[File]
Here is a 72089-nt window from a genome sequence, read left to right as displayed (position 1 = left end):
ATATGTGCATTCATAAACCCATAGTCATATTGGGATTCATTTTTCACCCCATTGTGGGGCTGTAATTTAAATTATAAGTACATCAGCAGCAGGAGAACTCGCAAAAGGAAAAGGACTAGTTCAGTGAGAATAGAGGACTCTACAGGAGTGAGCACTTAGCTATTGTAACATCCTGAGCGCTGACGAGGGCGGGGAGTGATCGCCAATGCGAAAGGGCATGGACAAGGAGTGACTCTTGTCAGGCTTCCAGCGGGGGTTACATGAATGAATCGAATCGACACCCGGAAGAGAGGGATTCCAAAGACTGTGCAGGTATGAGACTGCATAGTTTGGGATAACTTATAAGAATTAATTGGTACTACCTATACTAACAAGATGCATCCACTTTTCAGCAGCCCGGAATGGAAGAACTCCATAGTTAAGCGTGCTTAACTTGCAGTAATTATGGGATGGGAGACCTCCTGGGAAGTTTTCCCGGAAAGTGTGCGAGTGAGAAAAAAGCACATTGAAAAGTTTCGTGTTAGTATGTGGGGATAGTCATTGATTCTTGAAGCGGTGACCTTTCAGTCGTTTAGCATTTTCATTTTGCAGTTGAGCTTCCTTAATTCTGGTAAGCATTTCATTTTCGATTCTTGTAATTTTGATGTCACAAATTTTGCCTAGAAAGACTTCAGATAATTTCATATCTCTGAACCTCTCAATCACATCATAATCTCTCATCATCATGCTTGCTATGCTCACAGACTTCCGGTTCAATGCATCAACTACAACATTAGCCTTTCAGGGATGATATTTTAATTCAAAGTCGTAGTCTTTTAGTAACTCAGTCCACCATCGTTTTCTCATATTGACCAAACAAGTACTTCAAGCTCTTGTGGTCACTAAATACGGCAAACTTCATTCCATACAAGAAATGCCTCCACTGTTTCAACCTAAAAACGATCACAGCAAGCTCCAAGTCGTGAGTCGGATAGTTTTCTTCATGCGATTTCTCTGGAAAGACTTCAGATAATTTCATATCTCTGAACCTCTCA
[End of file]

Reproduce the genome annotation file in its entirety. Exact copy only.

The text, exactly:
Here is a 72089-nt window from a genome sequence, read left to right as displayed (position 1 = left end):
ATATGTGCATTCATAAACCCATAGTCATATTGGGATTCATTTTTCACCCCATTGTGGGGCTGTAATTTAAATTATAAGTACATCAGCAGCAGGAGAACTCGCAAAAGGAAAAGGACTAGTTCAGTGAGAATAGAGGACTCTACAGGAGTGAGCACTTAGCTATTGTAACATCCTGAGCGCTGACGAGGGCGGGGAGTGATCGCCAATGCGAAAGGGCATGGACAAGGAGTGACTCTTGTCAGGCTTCCAGCGGGGGTTACATGAATGAATCGAATCGACACCCGGAAGAGAGGGATTCCAAAGACTGTGCAGGTATGAGACTGCATAGTTTGGGATAACTTATAAGAATTAATTGGTACTACCTATACTAACAAGATGCATCCACTTTTCAGCAGCCCGGAATGGAAGAACTCCATAGTTAAGCGTGCTTAACTTGCAGTAATTATGGGATGGGAGACCTCCTGGGAAGTTTTCCCGGAAAGTGTGCGAGTGAGAAAAAAGCACATTGAAAAGTTTCGTGTTAGTATGTGGGGATAGTCATTGATTCTTGAAGCGGTGACCTTTCAGTCGTTTAGCATTTTCATTTTGCAGTTGAGCTTCCTTAATTCTGGTAAGCATTTCATTTTCGATTCTTGTAATTTTGATGTCACAAATTTTGCCTAGAAAGACTTCAGATAATTTCATATCTCTGAACCTCTCAATCACATCATAATCTCTCATCATCATGCTTGCTATGCTCACAGACTTCCGGTTCAATGCATCAACTACAACATTAGCCTTTCAGGGATGATATTTTAATTCAAAGTCGTAGTCTTTTAGTAACTCAGTCCACCATCGTTTTCTCATATTGACCAAACAAGTACTTCAAGCTCTTGTGGTCACTAAATACGGCAAACTTCATTCCATACAAGAAATGCCTCCACTGTTTCAACCTAAAAACGATCACAGCAAGCTCCAAGTCGTGAGTCGGATAGTTTTCTTCATGCGATTTCTCTGGAAAGACTTCAGATAATTTCATATCTCTGAACCTCTCA